2007 Newsletter Archive

Newsletter 29

Newsletter 29– October 11, 2007     Events>    Bonnie’s Kitchen>

 

What did one jack-o-lantern say to the other?   Cut it out!

 

Pumpkins, in all sizes and shapes, are waiting for you at America’s Best Flowers.  From minis to pie pumpkins to carvers, we have what you are looking for. 

Pumpkins are believed to have originated right here in North America. Native Americans used pumpkin as a staple in their diets centuries before the pilgrims landed.  Early settlers learned to use pumpkins in a wide variety of recipes from desserts to breads to stews and soups.  Pumpkin pie is thought to have been created when colonists sliced off the pumpkin top, removed the seeds, and filled it with milk, spices and honey.  It was then baked in the hot ashes of a dying fire.

The tradition of pumpkin carving was actually brought to America by Irish immigrants. They originally carved turnips and rutabagas, but when they arrived in America they found an abundance of pumpkins and discovered they were much easier to carve for their ancient holiday, All Hallow’s Eve, which we now know as Halloween. 

 

What do you get if you cross a ghost with a black bird?  A scare-crow.

 

Don’t Miss Out

Our Build-Your-Own Scarecrow event runs through this Sunday, October 14. When you come out, we will start you off with a kit that contains everything you need but the clothes.  Add a great outfit (bring your own or buy from us at garage sale prices), and you have a scarecrow that will be the envy of the neighborhood.  If you set your creation on a straw bale and surround the whole scene with brilliant mums, fountain grass and pumpkins, you will have a fabulous fall display.  Stop out anytime and one of our staff will be glad to help. Saturday and Sunday we will be serving complementary refreshments and we will have special children’s activities from noon to 4 on Saturday afternoon.  See Upcoming Events for details.

 

Why don’t the apples smile when you go bobbing?  Because they’re crab apples.

 

BULBS, BULBS AND MORE BULBS

When we talk about Spring-flowering bulbs we are referring to bulbs that we plant in the fall for bloom in the spring and early summer.  These include tulips, daffodils, crocus and hyacinth.  The term bulb is used to refer to any plant that has the capacity to store food underground.  October is a perfect time to plant bulbs.  There is still a few weeks before the ground will freeze, allowing the bulbs time to establish roots.  With our special savings on bulbs, which begins today, you can insure a beautiful spring at a very affordable price.  Come on out today and choose from our selection of great bulbs.  But you might hurry, at these prices, they will be going fast.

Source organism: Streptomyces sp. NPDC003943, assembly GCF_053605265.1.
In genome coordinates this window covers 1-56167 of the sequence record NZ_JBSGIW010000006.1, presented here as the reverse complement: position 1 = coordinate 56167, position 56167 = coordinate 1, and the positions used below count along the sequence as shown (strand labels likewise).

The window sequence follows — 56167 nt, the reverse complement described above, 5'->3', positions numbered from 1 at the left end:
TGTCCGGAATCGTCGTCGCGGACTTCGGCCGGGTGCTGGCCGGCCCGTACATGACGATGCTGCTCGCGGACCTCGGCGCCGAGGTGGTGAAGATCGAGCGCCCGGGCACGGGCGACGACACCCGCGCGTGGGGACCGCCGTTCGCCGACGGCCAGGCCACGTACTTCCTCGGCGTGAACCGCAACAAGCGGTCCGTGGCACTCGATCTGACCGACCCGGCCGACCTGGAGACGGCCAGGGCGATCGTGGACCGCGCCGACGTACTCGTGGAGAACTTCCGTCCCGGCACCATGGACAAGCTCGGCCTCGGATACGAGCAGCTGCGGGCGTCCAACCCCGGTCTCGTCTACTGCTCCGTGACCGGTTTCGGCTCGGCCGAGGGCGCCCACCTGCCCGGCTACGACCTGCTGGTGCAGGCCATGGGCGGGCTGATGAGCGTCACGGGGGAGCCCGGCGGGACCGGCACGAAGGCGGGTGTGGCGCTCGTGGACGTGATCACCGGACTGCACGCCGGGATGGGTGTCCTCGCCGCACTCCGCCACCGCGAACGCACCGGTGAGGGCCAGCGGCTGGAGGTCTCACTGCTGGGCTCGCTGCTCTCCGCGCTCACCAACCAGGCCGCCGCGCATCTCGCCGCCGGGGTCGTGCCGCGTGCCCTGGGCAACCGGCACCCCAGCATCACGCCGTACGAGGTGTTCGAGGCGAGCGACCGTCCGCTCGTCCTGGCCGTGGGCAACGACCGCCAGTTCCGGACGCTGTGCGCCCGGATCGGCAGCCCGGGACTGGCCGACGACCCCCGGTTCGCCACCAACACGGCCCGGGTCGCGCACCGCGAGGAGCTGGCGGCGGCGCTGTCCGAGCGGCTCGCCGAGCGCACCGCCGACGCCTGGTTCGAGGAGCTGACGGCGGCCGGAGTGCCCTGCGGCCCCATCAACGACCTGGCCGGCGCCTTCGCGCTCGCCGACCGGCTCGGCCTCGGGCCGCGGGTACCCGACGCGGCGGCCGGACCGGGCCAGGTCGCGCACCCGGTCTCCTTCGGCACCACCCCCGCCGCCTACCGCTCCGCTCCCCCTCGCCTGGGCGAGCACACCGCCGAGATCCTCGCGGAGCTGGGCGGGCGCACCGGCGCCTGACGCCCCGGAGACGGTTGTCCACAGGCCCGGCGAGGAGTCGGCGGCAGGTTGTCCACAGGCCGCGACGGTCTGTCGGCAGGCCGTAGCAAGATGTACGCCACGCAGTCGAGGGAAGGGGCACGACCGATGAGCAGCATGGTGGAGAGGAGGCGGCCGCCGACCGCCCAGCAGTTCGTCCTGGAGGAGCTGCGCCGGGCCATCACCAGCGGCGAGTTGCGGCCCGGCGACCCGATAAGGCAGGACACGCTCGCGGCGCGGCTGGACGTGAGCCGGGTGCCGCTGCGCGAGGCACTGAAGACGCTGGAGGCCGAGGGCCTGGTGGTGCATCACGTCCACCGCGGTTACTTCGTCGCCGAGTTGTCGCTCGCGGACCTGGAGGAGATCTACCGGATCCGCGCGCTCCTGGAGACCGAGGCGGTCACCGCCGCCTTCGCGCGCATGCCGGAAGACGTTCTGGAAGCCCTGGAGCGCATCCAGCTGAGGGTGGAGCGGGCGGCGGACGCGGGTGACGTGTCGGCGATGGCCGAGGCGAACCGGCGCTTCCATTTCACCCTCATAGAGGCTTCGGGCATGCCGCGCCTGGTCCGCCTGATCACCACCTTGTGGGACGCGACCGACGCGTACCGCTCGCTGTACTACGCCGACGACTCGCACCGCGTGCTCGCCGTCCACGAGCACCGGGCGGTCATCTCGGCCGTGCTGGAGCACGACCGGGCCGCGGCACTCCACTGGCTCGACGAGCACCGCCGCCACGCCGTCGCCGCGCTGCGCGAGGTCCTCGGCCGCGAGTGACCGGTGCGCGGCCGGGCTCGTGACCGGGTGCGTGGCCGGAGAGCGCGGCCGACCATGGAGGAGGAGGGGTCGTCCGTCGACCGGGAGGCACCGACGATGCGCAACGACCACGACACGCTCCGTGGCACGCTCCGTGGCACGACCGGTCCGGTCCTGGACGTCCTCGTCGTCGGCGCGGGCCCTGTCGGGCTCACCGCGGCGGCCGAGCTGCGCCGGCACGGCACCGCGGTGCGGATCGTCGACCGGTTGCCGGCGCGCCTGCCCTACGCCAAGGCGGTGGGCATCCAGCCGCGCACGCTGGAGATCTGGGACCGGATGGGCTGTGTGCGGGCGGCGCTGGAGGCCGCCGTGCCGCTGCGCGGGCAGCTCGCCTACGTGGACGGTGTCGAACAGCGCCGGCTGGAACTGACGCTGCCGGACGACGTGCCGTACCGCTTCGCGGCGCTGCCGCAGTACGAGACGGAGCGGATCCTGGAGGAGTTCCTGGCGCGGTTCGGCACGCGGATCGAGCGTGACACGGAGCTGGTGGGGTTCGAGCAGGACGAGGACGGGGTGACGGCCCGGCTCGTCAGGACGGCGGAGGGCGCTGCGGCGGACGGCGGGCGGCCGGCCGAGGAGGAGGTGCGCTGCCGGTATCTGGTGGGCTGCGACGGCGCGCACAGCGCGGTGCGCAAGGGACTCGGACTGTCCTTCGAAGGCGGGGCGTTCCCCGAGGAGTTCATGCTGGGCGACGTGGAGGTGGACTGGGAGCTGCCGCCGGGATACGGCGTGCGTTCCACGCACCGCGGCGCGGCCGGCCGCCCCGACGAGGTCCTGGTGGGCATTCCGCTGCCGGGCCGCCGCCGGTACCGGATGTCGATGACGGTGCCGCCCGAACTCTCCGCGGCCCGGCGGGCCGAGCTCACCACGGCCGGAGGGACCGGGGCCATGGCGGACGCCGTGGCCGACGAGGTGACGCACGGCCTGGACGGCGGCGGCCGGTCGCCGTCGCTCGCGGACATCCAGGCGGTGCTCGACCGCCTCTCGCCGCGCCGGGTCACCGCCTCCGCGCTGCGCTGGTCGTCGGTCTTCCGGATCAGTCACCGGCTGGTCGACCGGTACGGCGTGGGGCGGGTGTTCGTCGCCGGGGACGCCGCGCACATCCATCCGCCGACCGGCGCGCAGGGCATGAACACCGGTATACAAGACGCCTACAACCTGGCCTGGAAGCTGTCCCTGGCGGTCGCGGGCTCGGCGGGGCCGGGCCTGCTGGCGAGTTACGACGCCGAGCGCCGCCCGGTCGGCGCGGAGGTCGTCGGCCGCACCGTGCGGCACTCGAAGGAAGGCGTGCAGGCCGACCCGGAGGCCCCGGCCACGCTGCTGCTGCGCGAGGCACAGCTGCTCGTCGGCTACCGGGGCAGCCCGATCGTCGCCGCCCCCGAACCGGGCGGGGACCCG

What turns the lights off on Halloween?  The light’s witch.

 

TIME TO BRING YOUR PLANTS IN

If you’ve been growing your tropical plants outdoors all summer, it’s definitely time to get them inside the house for the winter.  Our fall has been so mild this year, that our plants have been able to enjoy a longer than normal period outside. But all of this is fast changing.  Wherever you are in the following process, if night- time temperatures are forecast below 45 degrees, be ready to slide your plants inside the garage for the night.

The basic steps in preparing your plants to go inside are: 

1.    Move your sun loving plants into the shade for a week or so.  This gets them used to lower light conditions similar to what you have in your home.

2.    Submerge the entire pot in a bucket or tub of lukewarm water for several hours.  If there are any insects, or other creatures in the soil, they will either drown or float to the top of the water.  This is also a great way to soak the soil.  Just be sure to allow plenty of time to drain before bringing in into your home.

3.    Just before bringing them in, hose them down with a strong stream of water.  This helps to blow off any insects that may be living on your plants.  Then spray them down well with insecticidal soap, making sure to spray tops and bottoms of the leaves, stems, and trunks. This step can be done while the pot is soaking in the tub of water.  Allow to dry outside before bringing in.

4.    Move your plants indoors to a well-lit area.  Keep away from heat sources and drafts.  Place a saucer under the pot.  For most plants, you won’t need to water until the top inch of the soil has dried.  Never let your plants sit with water in their saucers.

5.    You should expect most varieties of tropical plants to lose some leaves after their move. 

6.   Cut back on the amount of fertilizer you give.  Generally, I say use half strength (one-half the amount suggested on the container) in fall, and reduce to plain water for November, December, and January.  When the days start to lengthen in mid-February begin your feeding with half strength until mid-April when you once again can increase to full strength.

Where plants are concerned, you can never have too much of a good thing. America’s Best has many beautiful houseplants in stock.  We have Streptocarpella, Chenille, Spider Plants, Ivies and Ferns available in hanging baskets. Bridal Veil, Boston and Foxtail Ferns, Assorted Ivies, wandering jews, and begonias, just to name a few, are available in pots.  We also have large pots of sansevieria, fig trees, citrus trees and dragonwing begonias.  If your home needs some fresh green plants to brighten it up, come on out today.  You can enjoy gardening indoors, all winter long.